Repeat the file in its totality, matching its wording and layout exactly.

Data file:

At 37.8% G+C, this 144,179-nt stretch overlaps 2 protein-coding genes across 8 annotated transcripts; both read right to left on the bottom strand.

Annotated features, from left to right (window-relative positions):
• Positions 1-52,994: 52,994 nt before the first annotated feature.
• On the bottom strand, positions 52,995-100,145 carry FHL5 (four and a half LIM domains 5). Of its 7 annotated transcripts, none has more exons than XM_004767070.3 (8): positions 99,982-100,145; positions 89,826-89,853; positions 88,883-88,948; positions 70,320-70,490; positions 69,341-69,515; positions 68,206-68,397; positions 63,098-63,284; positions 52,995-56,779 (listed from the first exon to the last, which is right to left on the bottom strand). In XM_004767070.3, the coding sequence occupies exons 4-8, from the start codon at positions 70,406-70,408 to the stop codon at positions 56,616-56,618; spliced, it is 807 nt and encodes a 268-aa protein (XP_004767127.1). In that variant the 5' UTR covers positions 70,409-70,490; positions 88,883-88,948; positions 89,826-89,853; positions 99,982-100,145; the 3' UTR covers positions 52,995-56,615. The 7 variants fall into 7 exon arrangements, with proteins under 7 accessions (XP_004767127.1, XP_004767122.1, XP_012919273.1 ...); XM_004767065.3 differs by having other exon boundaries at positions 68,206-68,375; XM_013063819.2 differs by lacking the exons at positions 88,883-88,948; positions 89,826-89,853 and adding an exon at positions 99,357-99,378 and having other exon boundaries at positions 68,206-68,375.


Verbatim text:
At 37.8% G+C, this 144,179-nt stretch overlaps 2 protein-coding genes across 8 annotated transcripts; both read right to left on the bottom strand.

Annotated features, from left to right (window-relative positions):
• Positions 1-52,994: 52,994 nt before the first annotated feature.
• On the bottom strand, positions 52,995-100,145 carry FHL5 (four and a half LIM domains 5). Of its 7 annotated transcripts, none has more exons than XM_004767070.3 (8): positions 99,982-100,145; positions 89,826-89,853; positions 88,883-88,948; positions 70,320-70,490; positions 69,341-69,515; positions 68,206-68,397; positions 63,098-63,284; positions 52,995-56,779 (listed from the first exon to the last, which is right to left on the bottom strand). In XM_004767070.3, the coding sequence occupies exons 4-8, from the start codon at positions 70,406-70,408 to the stop codon at positions 56,616-56,618; spliced, it is 807 nt and encodes a 268-aa protein (XP_004767127.1). In that variant the 5' UTR covers positions 70,409-70,490; positions 88,883-88,948; positions 89,826-89,853; positions 99,982-100,145; the 3' UTR covers positions 52,995-56,615. The 7 variants fall into 7 exon arrangements, with proteins under 7 accessions (XP_004767127.1, XP_004767122.1, XP_012919273.1 ...); XM_004767065.3 differs by having other exon boundaries at positions 68,206-68,375; XM_013063819.2 differs by lacking the exons at positions 88,883-88,948; positions 89,826-89,853 and adding an exon at positions 99,357-99,378 and having other exon boundaries at positions 68,206-68,375.